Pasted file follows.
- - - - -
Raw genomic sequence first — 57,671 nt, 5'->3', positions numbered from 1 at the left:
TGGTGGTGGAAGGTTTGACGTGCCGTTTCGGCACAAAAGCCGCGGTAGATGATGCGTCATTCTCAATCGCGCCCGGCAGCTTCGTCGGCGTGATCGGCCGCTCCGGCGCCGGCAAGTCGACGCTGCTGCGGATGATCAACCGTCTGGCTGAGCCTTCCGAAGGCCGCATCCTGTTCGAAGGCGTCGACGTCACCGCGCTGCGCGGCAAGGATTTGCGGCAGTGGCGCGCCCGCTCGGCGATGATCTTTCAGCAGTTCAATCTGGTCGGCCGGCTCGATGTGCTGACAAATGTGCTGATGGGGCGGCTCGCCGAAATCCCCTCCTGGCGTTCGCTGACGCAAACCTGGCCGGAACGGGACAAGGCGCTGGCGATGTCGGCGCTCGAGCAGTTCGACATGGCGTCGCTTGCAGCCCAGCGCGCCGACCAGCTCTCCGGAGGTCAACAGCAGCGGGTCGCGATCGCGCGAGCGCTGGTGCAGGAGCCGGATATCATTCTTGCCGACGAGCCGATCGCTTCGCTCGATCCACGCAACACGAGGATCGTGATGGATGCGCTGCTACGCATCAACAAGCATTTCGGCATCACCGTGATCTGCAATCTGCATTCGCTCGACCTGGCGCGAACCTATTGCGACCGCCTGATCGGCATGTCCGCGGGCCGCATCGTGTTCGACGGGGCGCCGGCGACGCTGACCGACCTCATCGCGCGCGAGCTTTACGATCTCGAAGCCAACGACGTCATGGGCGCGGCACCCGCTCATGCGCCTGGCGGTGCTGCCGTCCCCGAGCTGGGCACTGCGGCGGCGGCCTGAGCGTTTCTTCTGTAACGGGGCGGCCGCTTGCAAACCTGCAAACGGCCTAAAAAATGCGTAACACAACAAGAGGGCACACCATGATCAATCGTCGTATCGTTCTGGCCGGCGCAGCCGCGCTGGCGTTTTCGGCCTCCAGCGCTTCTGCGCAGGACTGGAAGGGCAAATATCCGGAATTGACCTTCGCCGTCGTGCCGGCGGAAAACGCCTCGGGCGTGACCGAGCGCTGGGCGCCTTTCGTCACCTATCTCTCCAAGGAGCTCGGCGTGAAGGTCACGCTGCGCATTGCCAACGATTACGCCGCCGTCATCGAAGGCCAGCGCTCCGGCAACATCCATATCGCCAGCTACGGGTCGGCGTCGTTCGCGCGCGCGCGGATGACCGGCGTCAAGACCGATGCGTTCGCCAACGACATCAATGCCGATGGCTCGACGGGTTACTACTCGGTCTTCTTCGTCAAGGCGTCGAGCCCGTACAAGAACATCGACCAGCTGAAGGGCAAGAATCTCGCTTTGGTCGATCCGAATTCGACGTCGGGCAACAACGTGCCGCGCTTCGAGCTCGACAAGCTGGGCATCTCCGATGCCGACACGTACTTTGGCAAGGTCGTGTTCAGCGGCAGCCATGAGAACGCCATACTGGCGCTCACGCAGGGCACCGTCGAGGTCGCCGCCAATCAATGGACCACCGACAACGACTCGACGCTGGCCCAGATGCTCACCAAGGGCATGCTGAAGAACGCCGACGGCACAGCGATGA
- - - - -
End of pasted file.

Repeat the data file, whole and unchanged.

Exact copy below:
Raw genomic sequence first — 57,671 nt, 5'->3', positions numbered from 1 at the left:
TGGTGGTGGAAGGTTTGACGTGCCGTTTCGGCACAAAAGCCGCGGTAGATGATGCGTCATTCTCAATCGCGCCCGGCAGCTTCGTCGGCGTGATCGGCCGCTCCGGCGCCGGCAAGTCGACGCTGCTGCGGATGATCAACCGTCTGGCTGAGCCTTCCGAAGGCCGCATCCTGTTCGAAGGCGTCGACGTCACCGCGCTGCGCGGCAAGGATTTGCGGCAGTGGCGCGCCCGCTCGGCGATGATCTTTCAGCAGTTCAATCTGGTCGGCCGGCTCGATGTGCTGACAAATGTGCTGATGGGGCGGCTCGCCGAAATCCCCTCCTGGCGTTCGCTGACGCAAACCTGGCCGGAACGGGACAAGGCGCTGGCGATGTCGGCGCTCGAGCAGTTCGACATGGCGTCGCTTGCAGCCCAGCGCGCCGACCAGCTCTCCGGAGGTCAACAGCAGCGGGTCGCGATCGCGCGAGCGCTGGTGCAGGAGCCGGATATCATTCTTGCCGACGAGCCGATCGCTTCGCTCGATCCACGCAACACGAGGATCGTGATGGATGCGCTGCTACGCATCAACAAGCATTTCGGCATCACCGTGATCTGCAATCTGCATTCGCTCGACCTGGCGCGAACCTATTGCGACCGCCTGATCGGCATGTCCGCGGGCCGCATCGTGTTCGACGGGGCGCCGGCGACGCTGACCGACCTCATCGCGCGCGAGCTTTACGATCTCGAAGCCAACGACGTCATGGGCGCGGCACCCGCTCATGCGCCTGGCGGTGCTGCCGTCCCCGAGCTGGGCACTGCGGCGGCGGCCTGAGCGTTTCTTCTGTAACGGGGCGGCCGCTTGCAAACCTGCAAACGGCCTAAAAAATGCGTAACACAACAAGAGGGCACACCATGATCAATCGTCGTATCGTTCTGGCCGGCGCAGCCGCGCTGGCGTTTTCGGCCTCCAGCGCTTCTGCGCAGGACTGGAAGGGCAAATATCCGGAATTGACCTTCGCCGTCGTGCCGGCGGAAAACGCCTCGGGCGTGACCGAGCGCTGGGCGCCTTTCGTCACCTATCTCTCCAAGGAGCTCGGCGTGAAGGTCACGCTGCGCATTGCCAACGATTACGCCGCCGTCATCGAAGGCCAGCGCTCCGGCAACATCCATATCGCCAGCTACGGGTCGGCGTCGTTCGCGCGCGCGCGGATGACCGGCGTCAAGACCGATGCGTTCGCCAACGACATCAATGCCGATGGCTCGACGGGTTACTACTCGGTCTTCTTCGTCAAGGCGTCGAGCCCGTACAAGAACATCGACCAGCTGAAGGGCAAGAATCTCGCTTTGGTCGATCCGAATTCGACGTCGGGCAACAACGTGCCGCGCTTCGAGCTCGACAAGCTGGGCATCTCCGATGCCGACACGTACTTTGGCAAGGTCGTGTTCAGCGGCAGCCATGAGAACGCCATACTGGCGCTCACGCAGGGCACCGTCGAGGTCGCCGCCAATCAATGGACCACCGACAACGACTCGACGCTGGCCCAGATGCTCACCAAGGGCATGCTGAAGAACGCCGACGGCACAGCGATGA